Thanksgiving Day Football During the Pandemic


Paul Sancya/ AP Photo

Houston Texans quarterback Deshaun Watson dominates the Detroit Lions.

Cam Cyr, Contributing Writer

In 1934, Detroit Lions owner George A. Richards wanted to spread publicity. Usually losing fans to the Detroit Tigers, he planned to play on Thanksgiving, and his stadium sold out. Ever since then, the NFL has held a game on Thanksgiving that always features three games, with the Lions and Cowboys slotted in a game every year. Although COVID-9 has ruined lots of family traditions this Thanksgiving, the firm foundations of NFL football have continued.

This year, the Detroit Lions faced off against the powerhouse Houston Texas at 12:30 EST. The Texans pulverized the Lions, winning by a demanding 41-25 game. The Lions’ hot first possession capped off by veteran running back Adrian Peterson put them up 7-0, but a series of turnovers in the next 16 minutes put them down 13-7. From there, the quarterback Deshaun Watson lit up the scoreboard, throwing for 318 yards and four touchdowns. The Lions suffered their fourth consecutive loss on Thanksgiving, dropping their overall record to 37-40-2.

Similar to the 12:30 game, the 4:30 EST game between the Washington Football Team and the Dallas Cowboys was a blowout. Sophomore Leo Burm could not believe “The Redskins blew out the Cowboys in outstanding fashion.” He commented on the three-touchdown game from rookie running back Antonio Gibson, stating, “His contribution led to the Redskins commanding 41-16 win”. Washington’s defense also held up well, holding the Cowboys star running back Ezekial Elliot to 45 yards and a fumble.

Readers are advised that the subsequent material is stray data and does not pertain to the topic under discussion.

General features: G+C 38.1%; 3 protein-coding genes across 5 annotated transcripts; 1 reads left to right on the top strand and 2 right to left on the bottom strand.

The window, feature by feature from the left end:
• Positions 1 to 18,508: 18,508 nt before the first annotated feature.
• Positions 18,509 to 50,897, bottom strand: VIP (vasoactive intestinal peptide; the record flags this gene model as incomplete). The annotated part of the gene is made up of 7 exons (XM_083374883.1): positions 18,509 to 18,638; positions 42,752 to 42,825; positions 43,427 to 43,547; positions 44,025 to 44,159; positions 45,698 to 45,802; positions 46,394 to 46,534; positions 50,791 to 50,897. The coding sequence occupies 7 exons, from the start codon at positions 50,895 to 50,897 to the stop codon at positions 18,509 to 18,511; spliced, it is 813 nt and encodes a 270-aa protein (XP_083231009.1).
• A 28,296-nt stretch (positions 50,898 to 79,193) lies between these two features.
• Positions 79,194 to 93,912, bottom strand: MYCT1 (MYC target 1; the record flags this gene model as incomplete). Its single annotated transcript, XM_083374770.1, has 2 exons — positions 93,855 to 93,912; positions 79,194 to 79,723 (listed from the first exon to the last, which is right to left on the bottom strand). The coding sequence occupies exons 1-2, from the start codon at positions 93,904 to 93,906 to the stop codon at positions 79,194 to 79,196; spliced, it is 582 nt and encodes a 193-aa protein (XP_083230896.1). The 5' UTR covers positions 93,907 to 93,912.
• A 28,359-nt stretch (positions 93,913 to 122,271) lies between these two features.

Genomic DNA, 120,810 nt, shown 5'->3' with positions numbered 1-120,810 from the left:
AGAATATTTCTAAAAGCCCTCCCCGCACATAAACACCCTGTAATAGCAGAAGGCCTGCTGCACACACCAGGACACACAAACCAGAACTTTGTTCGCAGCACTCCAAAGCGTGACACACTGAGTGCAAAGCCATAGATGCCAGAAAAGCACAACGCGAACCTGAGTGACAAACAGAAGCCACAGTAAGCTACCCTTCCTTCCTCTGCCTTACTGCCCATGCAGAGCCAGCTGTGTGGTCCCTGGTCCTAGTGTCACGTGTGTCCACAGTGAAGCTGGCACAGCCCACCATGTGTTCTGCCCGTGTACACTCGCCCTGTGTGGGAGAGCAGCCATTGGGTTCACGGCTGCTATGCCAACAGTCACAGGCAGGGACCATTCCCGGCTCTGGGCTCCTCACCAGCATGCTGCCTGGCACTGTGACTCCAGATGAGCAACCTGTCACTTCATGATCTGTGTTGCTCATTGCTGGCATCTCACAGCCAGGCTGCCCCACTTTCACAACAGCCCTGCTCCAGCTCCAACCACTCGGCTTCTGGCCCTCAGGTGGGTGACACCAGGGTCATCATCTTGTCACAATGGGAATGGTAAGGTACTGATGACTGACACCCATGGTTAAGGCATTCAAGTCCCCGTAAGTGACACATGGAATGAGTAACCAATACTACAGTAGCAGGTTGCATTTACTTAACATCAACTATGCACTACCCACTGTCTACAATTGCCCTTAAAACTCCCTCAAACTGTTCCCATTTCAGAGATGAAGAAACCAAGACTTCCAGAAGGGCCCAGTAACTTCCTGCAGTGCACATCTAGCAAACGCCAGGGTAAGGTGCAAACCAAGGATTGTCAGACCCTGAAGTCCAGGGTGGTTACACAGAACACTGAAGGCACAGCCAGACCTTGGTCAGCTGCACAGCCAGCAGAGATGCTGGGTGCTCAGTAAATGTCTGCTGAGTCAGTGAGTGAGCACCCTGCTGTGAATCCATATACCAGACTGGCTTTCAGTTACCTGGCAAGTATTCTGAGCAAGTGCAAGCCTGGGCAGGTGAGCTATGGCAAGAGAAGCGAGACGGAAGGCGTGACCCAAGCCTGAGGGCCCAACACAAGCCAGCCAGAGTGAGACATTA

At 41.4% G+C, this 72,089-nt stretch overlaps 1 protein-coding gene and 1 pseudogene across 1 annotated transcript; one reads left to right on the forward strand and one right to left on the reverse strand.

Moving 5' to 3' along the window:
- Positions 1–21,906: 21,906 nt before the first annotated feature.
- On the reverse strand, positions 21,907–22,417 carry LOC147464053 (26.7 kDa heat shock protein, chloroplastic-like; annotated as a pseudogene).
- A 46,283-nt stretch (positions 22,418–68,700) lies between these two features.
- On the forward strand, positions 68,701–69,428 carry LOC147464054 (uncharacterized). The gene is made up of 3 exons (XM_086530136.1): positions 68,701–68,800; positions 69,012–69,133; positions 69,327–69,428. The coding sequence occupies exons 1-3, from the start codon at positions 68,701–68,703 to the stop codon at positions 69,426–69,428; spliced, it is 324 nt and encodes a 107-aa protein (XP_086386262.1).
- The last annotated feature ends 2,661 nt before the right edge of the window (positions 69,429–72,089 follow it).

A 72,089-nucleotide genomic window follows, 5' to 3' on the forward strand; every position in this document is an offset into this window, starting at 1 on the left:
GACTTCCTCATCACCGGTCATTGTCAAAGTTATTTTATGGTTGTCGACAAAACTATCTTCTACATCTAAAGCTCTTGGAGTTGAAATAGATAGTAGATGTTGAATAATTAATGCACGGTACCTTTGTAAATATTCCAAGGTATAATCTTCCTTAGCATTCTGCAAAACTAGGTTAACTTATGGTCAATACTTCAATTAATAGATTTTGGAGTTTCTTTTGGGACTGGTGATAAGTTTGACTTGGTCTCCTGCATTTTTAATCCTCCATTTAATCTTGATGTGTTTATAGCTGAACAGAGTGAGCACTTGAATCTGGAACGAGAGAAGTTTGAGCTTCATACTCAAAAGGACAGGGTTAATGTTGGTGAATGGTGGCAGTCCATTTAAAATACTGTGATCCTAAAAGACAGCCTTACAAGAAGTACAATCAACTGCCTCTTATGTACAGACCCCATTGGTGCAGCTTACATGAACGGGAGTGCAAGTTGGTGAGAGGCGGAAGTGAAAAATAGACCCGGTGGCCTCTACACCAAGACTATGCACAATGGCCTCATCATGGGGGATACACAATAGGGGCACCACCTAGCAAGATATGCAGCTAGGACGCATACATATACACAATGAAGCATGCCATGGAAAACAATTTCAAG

The Baltimore Ravens and Pittsburgh Steelers game was scheduled to play the night game and be the highlight of the three-game football spectacular. However, the Ravens reported seven new coronavirus cases, including two of their starting running backs, moving the game to Sunday at 1:15. The Steelers organization was disgruntled, upset about how they could not play on Thanksgiving. Hingham High School sophomore Craig Sandler was outraged, stating, “This game featured two of the top teams in the league today, and was going to be a game to remember”. He could not believe how poorly the NFL handled the situation, as he thought, “They could have put another game in to replace the game”. Now, after reports that Ravens coach John Harbaugh stated that his team would not return to their facility until at least Monday, the game is unlikely.

Overall, Thanksgiving this year was memorable, forcibly separated by the ongoing virus and containing football drama that worried fans about what the rest of the year holds. Comment your thoughts on the Steelers-Ravens controversy and the two games that played this year.